Barbora Skarabela

Knowledge Exchange & Impact Officer, Lothian Birth Cohorts

  • Psychology
  • School of Philosophy, Psychology and Language Sciences

Contact details



Room F4, Psychology Building

7 George Square, Edinburgh
Post code


Dr Skarabela is Knowledge Exchange and Impact Officer for the Lothian Birth Cohort studies in Psychology at the University of Edinburgh.

She received her PhD at Boston University and has specialised as a developmental linguist, working on child language development. Her research has focused on infant- and child-directed speech and its impact on preverbal and early language development and the crosslinguistic patterns and mechanisms of morpho-syntactic acquisition, with focus on referential communication. She assesses development with experimental and corpus studies and uses both quantitative and qualitative data.

Her broader interests include language change across the lifespan, language of information for diverse audiences, and public engagement in areas of linguistics, language development and cognitive ageing.

Selected publications:

Skarabela, B., Ota, M., O’Connor, R. and Arnon, I. (2021). Clap your hands' or 'take your hands'? One-year-olds distinguish between frequent and infrequent multiword phrases. Cognition.

Corley, J., Okely, J.A., Taylor, A.M., Page, D., Welstead, M., Skarabela, B., Redmond, P., Cox S.R., and Russ, T.C. (2020). Home garden use during COVID-19: associations with physical and mental wellbeing in older adults. Journal of Environmental Psychology.

Okely, J., Corley, J., Welstead, M., Taylor, A., Page, D., Skarabela, B., Redmond, P., Cox, S., Russ, T. (2020). Change in lifestyle and psychosocial factors during the COVID-19 lockdown: evidence from the Lothian Birth Cohort 1936. International Journal of Environmental Research and Public Health.

ManyBabies Consortium. (Accepted pending data collection; 37 authors). Testing the Relationship Between Preferences for Infant-Directed Speech and Vocabulary Development: A Multi-Lab Study. Journal of Child Language.

ManyBabies Consortium (2020; 143 authors). Quantifying sources of variability in infancy research using the infant-directed speech preference. Advances in Methods and Practices in Psychological Science, 3, 24-52.

Unsworth, S., Chondrogianni, V., & Skarabela, B. (2018). Experiential measures can be used as a proxy for language dominance in bilingual language acquisition research. Frontiers in Psychology, 9, 1809.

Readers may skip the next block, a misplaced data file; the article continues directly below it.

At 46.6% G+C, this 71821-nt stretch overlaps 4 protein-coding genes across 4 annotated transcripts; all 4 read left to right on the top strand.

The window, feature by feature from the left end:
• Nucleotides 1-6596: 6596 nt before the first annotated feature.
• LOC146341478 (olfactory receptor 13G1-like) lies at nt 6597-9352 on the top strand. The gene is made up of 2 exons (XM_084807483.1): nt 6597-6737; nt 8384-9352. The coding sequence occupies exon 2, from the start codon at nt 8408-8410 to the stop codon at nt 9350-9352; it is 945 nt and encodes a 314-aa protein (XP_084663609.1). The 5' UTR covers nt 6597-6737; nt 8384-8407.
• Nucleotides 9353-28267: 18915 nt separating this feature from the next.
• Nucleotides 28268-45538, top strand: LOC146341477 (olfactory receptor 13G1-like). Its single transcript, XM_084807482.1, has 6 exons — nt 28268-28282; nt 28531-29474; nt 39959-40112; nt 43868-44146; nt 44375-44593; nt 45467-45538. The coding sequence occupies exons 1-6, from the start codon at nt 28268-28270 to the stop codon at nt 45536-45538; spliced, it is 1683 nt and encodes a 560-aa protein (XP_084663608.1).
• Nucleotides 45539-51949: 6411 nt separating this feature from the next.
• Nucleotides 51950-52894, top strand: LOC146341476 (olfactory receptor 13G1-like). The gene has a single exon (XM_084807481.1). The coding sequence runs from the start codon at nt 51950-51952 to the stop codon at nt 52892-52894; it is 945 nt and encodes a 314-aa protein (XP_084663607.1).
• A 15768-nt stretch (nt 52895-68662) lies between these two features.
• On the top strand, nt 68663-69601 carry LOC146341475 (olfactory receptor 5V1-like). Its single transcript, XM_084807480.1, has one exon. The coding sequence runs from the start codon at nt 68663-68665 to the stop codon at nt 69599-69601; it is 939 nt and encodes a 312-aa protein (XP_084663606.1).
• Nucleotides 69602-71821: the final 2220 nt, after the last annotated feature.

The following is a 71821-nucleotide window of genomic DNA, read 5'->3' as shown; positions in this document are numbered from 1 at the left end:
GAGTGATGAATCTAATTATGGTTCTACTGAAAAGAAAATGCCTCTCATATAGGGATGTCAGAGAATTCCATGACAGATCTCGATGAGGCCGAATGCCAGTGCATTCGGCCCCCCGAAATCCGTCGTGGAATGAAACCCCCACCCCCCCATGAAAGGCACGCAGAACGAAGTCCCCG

Ota, M., Davies-Jenkins, N., & Skarabela, B. (2018). Why choo-choo is better than train: The role of register-specific words in early vocabulary development. Cognitive Science, 42, 1974-1999.

Ota, M., & Skarabela, B. (2018). Reduplication facilitates early word segmentation. Journal of Child Language, 45, 204-218.

Skarabela, B. & Ota, M. (2017). Two-year-olds but not younger children comprehend it in ambiguous contexts: Evidence from preferential looking. Journal of Child Language, 44, 255–268.

Ota, M. & Skarabela, B. (2016). Reduplicated words are easier to learn. Language Learning and Development, 12, 380-397.

Allen, S.E., Hughes, M.E., & Skarabela, B. (2015). Discourse-pragmatic effects on child argument realization in spontaneous speech. In: Serratrice, L. & Allen, S.E. (Eds.), The acquisition of reference (pp.123-153). Amsterdam: John Benjamins.

Skarabela, B., Allen, S. E. M., & Scott-Phillips, T. (2013). Joint attention helps explain why children omit new referents. Journal of Pragmatics, 56, 5-14.

O’Connor, C., Maling, J., & Skarabela, B. (2013). Nominal categories and the expression of possession: A cross-linguistic study of probabilistic tendencies and categorical constraints. In: K. Börjars, D. Denison & A. Scott (eds.), Morphosyntactic categories and the expression of possession. Amsterdam and Philadelphia, PA: John Benjamins.

Smith, A. D. M., Skarabela, B., & Tamariz, M. (2010). Exploring the nature of a systematicity bias: An experimental study. In: A. D. M. Smith, B. de Boer, M. Schouwstra, & K. Smith (eds.), The Evolution of Language (EVOLANG8): Proceedings of the 8th International Conference on the Evolution of Language. World Scientific.

Skarabela, B. & Serratrice, L. (2009). ‘The doctor’s mother’ or ‘the mother of the doctor’?: Syntactic priming of possessive noun phrases in English preschoolers. Proceedings of the 33rd annual Boston University Conference on Language Development.

Allen, S. E. M., Skarabela, B., & Hughes. M. (2008). Using corpora to examine discourse effects in syntax. In: H. Behrens (Ed.), Trends in corpus research: Corpora in Language Acquisition Research (pp.99-137). Amsterdam: John Benjamins.

Skarabela, B. (2007). Signs of early social cognition in children’s syntax: The case of joint attention in argument realization in child Inuktitut. Lingua, 117, 1837-1857.

Current PhD students supervised